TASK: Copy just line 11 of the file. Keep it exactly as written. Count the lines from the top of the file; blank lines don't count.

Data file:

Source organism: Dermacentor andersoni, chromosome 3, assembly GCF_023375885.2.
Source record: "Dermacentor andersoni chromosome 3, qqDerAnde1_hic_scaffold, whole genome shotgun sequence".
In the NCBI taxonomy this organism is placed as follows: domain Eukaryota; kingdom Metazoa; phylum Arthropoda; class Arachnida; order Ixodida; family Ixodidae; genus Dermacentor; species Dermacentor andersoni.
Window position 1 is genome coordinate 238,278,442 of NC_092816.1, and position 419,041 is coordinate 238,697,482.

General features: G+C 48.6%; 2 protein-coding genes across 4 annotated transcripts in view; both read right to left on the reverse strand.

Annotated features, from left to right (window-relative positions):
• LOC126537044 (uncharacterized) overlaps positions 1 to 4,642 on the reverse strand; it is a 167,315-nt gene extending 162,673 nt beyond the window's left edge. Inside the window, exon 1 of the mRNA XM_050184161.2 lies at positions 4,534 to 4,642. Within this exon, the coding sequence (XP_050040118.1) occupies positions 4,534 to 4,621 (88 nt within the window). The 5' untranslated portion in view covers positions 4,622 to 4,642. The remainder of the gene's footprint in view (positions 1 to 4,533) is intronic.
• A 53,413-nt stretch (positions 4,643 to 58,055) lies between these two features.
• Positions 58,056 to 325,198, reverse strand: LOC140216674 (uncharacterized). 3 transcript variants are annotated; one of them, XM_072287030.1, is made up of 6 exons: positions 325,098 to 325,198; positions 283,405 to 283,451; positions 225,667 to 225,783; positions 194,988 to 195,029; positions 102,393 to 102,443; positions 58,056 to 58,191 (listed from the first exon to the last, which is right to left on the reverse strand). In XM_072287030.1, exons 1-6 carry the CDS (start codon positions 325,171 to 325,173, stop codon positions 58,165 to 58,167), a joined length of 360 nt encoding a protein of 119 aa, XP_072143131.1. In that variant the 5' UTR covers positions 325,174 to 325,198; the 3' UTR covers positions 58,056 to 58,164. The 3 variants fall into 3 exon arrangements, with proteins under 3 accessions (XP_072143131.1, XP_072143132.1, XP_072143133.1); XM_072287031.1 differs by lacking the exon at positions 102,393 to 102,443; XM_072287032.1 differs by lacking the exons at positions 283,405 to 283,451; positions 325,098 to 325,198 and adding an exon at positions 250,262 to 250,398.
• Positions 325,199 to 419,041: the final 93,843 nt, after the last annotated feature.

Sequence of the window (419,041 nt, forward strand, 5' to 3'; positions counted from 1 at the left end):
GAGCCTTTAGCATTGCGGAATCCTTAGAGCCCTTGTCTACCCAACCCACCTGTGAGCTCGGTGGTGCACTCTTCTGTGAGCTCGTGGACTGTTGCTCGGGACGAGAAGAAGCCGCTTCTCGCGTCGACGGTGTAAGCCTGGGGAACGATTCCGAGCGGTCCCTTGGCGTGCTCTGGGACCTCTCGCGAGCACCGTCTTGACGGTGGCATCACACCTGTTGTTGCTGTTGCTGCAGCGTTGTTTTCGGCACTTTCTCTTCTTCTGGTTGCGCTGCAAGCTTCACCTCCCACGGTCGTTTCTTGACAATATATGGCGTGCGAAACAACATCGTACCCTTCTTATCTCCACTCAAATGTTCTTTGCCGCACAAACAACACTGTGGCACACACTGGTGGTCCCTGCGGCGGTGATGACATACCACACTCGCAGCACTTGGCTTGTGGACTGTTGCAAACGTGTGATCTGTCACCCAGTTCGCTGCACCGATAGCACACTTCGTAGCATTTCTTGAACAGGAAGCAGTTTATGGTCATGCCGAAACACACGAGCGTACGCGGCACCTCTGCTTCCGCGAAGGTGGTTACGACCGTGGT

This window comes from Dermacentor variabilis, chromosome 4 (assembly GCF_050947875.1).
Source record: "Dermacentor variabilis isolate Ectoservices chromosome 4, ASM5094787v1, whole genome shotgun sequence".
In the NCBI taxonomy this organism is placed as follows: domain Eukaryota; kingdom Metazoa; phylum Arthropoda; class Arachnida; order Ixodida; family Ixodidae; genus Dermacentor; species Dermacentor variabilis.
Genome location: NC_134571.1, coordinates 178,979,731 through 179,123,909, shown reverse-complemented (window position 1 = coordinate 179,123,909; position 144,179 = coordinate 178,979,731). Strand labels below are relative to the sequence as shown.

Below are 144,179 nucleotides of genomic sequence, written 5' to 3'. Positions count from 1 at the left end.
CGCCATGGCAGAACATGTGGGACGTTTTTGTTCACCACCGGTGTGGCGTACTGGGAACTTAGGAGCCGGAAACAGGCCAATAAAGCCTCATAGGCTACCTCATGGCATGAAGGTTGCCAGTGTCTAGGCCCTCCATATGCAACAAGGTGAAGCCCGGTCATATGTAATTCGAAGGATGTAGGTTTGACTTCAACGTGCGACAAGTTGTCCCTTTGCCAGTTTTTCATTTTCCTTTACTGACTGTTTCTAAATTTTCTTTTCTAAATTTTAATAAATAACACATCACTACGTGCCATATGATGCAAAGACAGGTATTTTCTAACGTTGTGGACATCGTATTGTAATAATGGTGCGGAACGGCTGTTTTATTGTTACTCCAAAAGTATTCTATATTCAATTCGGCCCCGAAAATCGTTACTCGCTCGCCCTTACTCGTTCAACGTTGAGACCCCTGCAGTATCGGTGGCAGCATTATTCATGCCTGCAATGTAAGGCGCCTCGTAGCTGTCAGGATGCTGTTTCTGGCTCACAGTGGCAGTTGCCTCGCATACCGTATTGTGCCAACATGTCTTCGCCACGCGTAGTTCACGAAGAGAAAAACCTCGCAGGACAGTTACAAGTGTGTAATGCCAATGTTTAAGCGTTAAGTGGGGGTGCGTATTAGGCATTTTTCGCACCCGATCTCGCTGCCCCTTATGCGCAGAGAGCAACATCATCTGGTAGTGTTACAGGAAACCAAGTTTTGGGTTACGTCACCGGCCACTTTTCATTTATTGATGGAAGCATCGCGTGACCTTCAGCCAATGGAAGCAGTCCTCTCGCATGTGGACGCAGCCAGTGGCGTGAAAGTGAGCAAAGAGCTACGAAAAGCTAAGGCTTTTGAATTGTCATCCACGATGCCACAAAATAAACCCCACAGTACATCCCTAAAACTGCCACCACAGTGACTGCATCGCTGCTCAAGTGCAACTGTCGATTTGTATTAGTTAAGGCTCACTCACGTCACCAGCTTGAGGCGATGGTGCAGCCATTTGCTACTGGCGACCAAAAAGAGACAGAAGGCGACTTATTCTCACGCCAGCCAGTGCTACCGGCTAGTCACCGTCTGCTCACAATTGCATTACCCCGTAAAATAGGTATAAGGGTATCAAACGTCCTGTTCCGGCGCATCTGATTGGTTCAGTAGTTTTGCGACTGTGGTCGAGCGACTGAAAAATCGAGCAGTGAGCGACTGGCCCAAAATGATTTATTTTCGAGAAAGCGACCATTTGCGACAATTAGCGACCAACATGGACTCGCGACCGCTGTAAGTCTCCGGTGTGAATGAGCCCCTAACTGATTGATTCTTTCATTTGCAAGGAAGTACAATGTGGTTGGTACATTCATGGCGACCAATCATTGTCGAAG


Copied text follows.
Sequence of the window (419,041 nt, forward strand, 5' to 3'; positions counted from 1 at the left end):